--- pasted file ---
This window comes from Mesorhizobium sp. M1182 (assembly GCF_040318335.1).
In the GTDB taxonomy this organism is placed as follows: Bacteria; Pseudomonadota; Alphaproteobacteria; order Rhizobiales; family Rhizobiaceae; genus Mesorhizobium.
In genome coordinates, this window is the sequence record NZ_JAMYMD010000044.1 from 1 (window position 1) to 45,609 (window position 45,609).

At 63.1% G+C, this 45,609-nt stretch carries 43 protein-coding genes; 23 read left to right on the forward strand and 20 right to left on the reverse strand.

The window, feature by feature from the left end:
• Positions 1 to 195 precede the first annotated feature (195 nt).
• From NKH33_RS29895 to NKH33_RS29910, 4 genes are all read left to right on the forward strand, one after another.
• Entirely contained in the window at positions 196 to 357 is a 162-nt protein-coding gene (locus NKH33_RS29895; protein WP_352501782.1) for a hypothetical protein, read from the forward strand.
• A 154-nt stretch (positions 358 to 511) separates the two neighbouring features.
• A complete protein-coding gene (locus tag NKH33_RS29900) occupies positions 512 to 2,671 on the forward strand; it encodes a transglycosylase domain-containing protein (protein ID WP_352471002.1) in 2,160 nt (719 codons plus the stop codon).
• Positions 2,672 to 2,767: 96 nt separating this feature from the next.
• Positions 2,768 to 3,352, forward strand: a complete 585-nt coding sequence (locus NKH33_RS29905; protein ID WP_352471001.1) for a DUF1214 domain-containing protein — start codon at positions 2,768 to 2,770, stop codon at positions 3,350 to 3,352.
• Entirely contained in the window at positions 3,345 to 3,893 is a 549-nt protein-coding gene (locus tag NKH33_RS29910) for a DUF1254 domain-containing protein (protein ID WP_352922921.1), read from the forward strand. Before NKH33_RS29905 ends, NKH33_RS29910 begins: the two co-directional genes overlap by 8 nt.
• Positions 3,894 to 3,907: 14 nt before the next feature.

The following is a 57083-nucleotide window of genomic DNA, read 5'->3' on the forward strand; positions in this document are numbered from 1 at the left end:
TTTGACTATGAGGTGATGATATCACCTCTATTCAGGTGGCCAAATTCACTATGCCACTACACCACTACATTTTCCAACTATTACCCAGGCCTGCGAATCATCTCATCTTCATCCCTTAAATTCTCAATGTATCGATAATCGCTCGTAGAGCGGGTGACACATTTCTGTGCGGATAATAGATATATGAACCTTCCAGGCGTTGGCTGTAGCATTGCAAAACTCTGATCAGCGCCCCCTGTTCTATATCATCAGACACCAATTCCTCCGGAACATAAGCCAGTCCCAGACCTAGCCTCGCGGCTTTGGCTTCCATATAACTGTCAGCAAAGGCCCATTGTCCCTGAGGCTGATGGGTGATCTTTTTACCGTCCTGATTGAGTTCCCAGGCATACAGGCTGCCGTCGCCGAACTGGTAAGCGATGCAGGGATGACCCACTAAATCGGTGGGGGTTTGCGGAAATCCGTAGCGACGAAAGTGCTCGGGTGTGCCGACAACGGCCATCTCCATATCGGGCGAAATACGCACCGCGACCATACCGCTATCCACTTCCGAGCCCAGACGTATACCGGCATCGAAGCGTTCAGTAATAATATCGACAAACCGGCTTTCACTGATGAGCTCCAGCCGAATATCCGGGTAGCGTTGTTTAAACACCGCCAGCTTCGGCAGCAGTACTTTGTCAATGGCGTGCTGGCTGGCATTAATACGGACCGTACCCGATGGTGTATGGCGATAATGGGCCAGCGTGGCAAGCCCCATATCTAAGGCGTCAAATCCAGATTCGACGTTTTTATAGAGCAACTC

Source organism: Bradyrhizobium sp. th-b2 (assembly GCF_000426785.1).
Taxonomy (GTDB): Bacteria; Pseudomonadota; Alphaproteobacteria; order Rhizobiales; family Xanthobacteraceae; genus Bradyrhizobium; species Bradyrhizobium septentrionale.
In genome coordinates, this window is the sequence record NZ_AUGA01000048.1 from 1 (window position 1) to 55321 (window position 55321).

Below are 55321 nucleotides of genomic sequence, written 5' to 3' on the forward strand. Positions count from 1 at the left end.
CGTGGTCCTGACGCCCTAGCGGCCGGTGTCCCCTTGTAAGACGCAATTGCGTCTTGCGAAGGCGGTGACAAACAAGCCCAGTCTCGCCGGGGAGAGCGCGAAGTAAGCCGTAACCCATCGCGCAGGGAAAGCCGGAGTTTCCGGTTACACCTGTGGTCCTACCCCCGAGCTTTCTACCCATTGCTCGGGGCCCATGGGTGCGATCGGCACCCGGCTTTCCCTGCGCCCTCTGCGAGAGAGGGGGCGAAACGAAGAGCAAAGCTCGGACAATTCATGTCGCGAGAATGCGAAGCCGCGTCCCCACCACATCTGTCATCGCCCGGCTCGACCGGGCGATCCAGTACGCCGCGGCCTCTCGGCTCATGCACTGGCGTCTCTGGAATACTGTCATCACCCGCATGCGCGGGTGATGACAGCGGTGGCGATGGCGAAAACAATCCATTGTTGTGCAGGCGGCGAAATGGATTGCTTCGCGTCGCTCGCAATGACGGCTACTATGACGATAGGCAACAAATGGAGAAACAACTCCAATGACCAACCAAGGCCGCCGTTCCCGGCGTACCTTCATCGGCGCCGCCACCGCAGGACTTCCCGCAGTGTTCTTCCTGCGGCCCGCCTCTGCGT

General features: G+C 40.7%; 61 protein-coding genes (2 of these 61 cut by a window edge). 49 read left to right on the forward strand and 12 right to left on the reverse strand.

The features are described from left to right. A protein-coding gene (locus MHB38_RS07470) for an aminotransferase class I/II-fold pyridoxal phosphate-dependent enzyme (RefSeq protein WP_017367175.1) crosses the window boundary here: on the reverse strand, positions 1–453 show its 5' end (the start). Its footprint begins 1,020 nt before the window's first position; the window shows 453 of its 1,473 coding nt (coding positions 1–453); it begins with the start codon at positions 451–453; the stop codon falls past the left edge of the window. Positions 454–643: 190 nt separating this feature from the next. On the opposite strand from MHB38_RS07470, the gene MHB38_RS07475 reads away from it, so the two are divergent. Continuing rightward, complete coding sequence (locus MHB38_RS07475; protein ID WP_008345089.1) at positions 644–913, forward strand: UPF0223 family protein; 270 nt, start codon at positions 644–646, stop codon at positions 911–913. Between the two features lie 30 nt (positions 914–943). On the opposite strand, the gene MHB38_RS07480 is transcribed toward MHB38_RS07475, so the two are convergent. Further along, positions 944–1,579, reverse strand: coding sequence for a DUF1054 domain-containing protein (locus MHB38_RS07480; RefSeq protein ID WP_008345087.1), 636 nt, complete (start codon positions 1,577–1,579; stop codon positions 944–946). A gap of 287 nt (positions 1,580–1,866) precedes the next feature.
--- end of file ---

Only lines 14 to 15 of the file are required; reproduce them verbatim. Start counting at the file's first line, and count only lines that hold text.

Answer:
• Positions 3,894 to 3,907: 14 nt before the next feature.

The following is a 57083-nucleotide window of genomic DNA, read 5'->3' on the forward strand; positions in this document are numbered from 1 at the left end: